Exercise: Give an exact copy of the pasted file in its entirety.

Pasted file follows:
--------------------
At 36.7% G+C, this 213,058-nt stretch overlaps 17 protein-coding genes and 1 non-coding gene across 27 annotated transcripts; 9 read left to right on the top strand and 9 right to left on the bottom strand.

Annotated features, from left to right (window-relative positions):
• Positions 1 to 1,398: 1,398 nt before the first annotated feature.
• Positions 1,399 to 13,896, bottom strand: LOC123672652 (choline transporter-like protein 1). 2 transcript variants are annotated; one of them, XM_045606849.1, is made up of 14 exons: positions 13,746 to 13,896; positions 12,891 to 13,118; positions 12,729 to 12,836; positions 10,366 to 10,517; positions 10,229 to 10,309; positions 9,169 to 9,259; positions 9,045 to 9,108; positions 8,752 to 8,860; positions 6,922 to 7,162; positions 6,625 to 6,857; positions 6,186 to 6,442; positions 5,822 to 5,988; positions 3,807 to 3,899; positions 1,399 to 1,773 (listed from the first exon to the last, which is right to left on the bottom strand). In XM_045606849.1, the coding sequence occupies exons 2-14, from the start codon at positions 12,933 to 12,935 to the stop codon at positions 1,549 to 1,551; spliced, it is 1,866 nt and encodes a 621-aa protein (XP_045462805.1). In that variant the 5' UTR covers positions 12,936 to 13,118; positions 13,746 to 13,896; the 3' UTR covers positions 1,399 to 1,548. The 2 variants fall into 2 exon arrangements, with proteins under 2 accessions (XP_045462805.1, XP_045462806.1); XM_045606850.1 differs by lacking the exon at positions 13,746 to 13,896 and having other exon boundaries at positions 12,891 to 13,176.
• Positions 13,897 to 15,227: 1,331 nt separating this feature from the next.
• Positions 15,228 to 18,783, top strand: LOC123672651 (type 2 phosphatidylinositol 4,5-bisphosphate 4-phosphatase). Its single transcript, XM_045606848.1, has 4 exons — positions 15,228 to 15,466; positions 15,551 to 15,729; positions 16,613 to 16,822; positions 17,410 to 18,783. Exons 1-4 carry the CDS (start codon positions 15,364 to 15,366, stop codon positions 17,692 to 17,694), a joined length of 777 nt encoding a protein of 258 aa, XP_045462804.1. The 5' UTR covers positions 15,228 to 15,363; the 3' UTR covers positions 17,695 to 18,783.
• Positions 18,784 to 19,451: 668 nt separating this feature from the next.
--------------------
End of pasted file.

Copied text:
At 36.7% G+C, this 213,058-nt stretch overlaps 17 protein-coding genes and 1 non-coding gene across 27 annotated transcripts; 9 read left to right on the top strand and 9 right to left on the bottom strand.

Annotated features, from left to right (window-relative positions):
• Positions 1 to 1,398: 1,398 nt before the first annotated feature.
• Positions 1,399 to 13,896, bottom strand: LOC123672652 (choline transporter-like protein 1). 2 transcript variants are annotated; one of them, XM_045606849.1, is made up of 14 exons: positions 13,746 to 13,896; positions 12,891 to 13,118; positions 12,729 to 12,836; positions 10,366 to 10,517; positions 10,229 to 10,309; positions 9,169 to 9,259; positions 9,045 to 9,108; positions 8,752 to 8,860; positions 6,922 to 7,162; positions 6,625 to 6,857; positions 6,186 to 6,442; positions 5,822 to 5,988; positions 3,807 to 3,899; positions 1,399 to 1,773 (listed from the first exon to the last, which is right to left on the bottom strand). In XM_045606849.1, the coding sequence occupies exons 2-14, from the start codon at positions 12,933 to 12,935 to the stop codon at positions 1,549 to 1,551; spliced, it is 1,866 nt and encodes a 621-aa protein (XP_045462805.1). In that variant the 5' UTR covers positions 12,936 to 13,118; positions 13,746 to 13,896; the 3' UTR covers positions 1,399 to 1,548. The 2 variants fall into 2 exon arrangements, with proteins under 2 accessions (XP_045462805.1, XP_045462806.1); XM_045606850.1 differs by lacking the exon at positions 13,746 to 13,896 and having other exon boundaries at positions 12,891 to 13,176.
• Positions 13,897 to 15,227: 1,331 nt separating this feature from the next.
• Positions 15,228 to 18,783, top strand: LOC123672651 (type 2 phosphatidylinositol 4,5-bisphosphate 4-phosphatase). Its single transcript, XM_045606848.1, has 4 exons — positions 15,228 to 15,466; positions 15,551 to 15,729; positions 16,613 to 16,822; positions 17,410 to 18,783. Exons 1-4 carry the CDS (start codon positions 15,364 to 15,366, stop codon positions 17,692 to 17,694), a joined length of 777 nt encoding a protein of 258 aa, XP_045462804.1. The 5' UTR covers positions 15,228 to 15,363; the 3' UTR covers positions 17,695 to 18,783.
• Positions 18,784 to 19,451: 668 nt separating this feature from the next.